He asked for another of those tasty cheeseburgers he had enjoyed earlier in the day. Though it was technically after closing time, the cook obliged. Leesa and the other employees continued to clean tables and ready the restaurant for the next day’s business.

Meanwhile Loden stepped outside, pretending to tend to something in his van. It was parked next to Leesa’s 1992 opal green Honda Accord. A perfect plan and perfect execution, he must have thought, as he knelt down between his van and Leesa’s car, out of view of anyone who might happen along. Then he buried the business end of a utility knife deep into Leesa’s front passenger side tire. The blade broke off. He probably figured she would be a few thousand feet down the road toward home before the tire completely deflated and forced her to stop. He was right.

Loden walked back in, paid for his cheeseburger, got in his van and appeared to leave.

• • •
Around 10:30 p.m. Mike and Wanda were routinely preparing for bed. Before falling asleep, Wanda waited for the familiar sound of the front door opening announcing Leesa’s arrival.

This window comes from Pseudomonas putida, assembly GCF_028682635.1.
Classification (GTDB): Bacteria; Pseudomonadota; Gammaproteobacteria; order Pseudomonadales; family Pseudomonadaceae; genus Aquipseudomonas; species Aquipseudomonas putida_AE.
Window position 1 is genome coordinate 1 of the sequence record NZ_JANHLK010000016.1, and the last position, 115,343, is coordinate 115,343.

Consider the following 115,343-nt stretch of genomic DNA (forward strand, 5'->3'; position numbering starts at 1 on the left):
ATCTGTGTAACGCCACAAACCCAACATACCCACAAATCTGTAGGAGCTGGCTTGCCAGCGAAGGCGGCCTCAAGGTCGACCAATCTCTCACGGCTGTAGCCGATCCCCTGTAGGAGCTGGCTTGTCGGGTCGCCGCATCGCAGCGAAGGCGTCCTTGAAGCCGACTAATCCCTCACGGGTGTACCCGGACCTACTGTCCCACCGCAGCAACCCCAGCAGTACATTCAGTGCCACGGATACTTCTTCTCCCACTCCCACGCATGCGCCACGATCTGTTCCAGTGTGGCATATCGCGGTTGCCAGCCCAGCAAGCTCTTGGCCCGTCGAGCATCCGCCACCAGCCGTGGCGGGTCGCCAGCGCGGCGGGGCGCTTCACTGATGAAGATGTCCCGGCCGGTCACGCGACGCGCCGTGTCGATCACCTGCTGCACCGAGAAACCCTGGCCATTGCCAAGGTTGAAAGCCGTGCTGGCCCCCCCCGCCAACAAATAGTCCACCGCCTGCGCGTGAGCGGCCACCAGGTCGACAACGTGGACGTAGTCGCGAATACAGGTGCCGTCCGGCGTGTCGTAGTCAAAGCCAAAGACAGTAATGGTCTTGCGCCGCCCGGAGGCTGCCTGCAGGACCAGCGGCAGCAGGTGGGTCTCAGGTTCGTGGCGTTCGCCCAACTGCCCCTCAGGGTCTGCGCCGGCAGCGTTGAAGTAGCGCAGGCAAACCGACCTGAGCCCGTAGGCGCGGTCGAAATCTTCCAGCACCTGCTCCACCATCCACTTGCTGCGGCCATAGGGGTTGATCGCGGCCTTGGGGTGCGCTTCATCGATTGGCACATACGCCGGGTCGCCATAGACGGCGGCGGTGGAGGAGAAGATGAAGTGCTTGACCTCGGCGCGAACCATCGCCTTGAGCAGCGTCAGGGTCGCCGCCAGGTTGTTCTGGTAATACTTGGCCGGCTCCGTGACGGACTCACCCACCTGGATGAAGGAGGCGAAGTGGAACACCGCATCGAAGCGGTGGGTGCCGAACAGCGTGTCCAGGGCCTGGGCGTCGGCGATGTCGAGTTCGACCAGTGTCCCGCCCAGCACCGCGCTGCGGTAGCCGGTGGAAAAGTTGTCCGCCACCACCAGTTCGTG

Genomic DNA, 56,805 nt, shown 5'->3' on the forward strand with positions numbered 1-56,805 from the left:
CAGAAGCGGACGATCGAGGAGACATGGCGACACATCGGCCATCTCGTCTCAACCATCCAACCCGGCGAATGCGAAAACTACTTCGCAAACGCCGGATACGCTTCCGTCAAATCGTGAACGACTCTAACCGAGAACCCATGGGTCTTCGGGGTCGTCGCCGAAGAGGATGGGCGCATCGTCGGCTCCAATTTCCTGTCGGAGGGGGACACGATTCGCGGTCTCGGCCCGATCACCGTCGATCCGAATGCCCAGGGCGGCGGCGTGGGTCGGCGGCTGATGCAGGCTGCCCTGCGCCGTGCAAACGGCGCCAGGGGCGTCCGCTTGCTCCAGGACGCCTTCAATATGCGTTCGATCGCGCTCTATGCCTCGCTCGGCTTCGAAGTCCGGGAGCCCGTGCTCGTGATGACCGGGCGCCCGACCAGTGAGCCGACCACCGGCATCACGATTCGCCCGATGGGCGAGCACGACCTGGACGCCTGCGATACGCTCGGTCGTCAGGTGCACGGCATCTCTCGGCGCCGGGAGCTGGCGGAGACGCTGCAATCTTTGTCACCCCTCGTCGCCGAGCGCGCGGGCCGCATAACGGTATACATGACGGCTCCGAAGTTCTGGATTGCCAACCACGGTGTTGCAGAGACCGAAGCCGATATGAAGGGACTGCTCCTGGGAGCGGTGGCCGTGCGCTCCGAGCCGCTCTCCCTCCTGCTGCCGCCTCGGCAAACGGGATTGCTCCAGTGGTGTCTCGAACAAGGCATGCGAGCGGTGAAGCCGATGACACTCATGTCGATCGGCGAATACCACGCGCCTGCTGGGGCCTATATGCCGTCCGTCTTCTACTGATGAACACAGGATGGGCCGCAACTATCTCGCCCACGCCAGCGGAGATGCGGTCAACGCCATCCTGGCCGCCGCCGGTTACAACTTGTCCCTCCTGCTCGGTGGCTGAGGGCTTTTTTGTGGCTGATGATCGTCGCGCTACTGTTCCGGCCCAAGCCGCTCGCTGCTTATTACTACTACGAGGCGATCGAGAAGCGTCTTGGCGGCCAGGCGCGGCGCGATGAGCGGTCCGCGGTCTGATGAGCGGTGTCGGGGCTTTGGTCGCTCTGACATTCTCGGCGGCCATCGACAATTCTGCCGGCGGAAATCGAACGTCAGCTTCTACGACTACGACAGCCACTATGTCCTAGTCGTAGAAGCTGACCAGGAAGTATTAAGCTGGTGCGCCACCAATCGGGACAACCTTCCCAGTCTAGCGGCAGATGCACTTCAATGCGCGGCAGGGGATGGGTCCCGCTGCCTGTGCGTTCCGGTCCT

At 10:40 the phone rang. It was one of Leesa’s friends calling to talk about an upcoming ski trip. Wanda said Leesa was expected home within minutes. She put a note about the call on Leesa’s pillow, then decided to call the restaurant. The voice on the other end said Leesa had just left, heading home. It was only a five-minute drive. Fifteen minutes passed. Leesa had not arrived. Wanda felt her first twinge of concern.

• • •
Thomas Edwin Loden was reared primarily by his grandparents on the family farm on Ballardsville Church Road near Dorsey. He graduated from Itawamba High School in nearby Fulton in 1982 and soon thereafter joined the Marines. By the summer of 2000 he had lived away long enough that many folks in the area no longer remembered him. One who did was Richard Tallant, the cook at Comer’s.

Loden had made the six-hour drive from Vicksburg where he worked as a Marine recruiter back to the family home place to do some work for his invalid grandmother. His wife and one-year-old daughter remained at home.

A Bible rested on the dash in the dark of the van. However, spiritual matters were the last thing on his mind as Loden lay in wait for over an hour on the west side of Comer’s restaurant.

At about 9:30 Loden called his wife in Vicksburg on his cellular phone. The call quickly became sexually explicit. She had no idea her husband was using the conversation to work himself into a state of violent erotic insanity.

• • •
Wanda called Richard at his house when Leesa had not arrived home by 11 p.m. Instantly he remembered passing a car with flashing lights on the side of the road at the intersection of Highway 178 and Dorsey School Road. Richard jumped in his car and returned to the spot. The car was unlocked. A purse and cell phone lay on the front seat. It was definitely Leesa’s Honda. A closer inspection revealed a flat right front tire.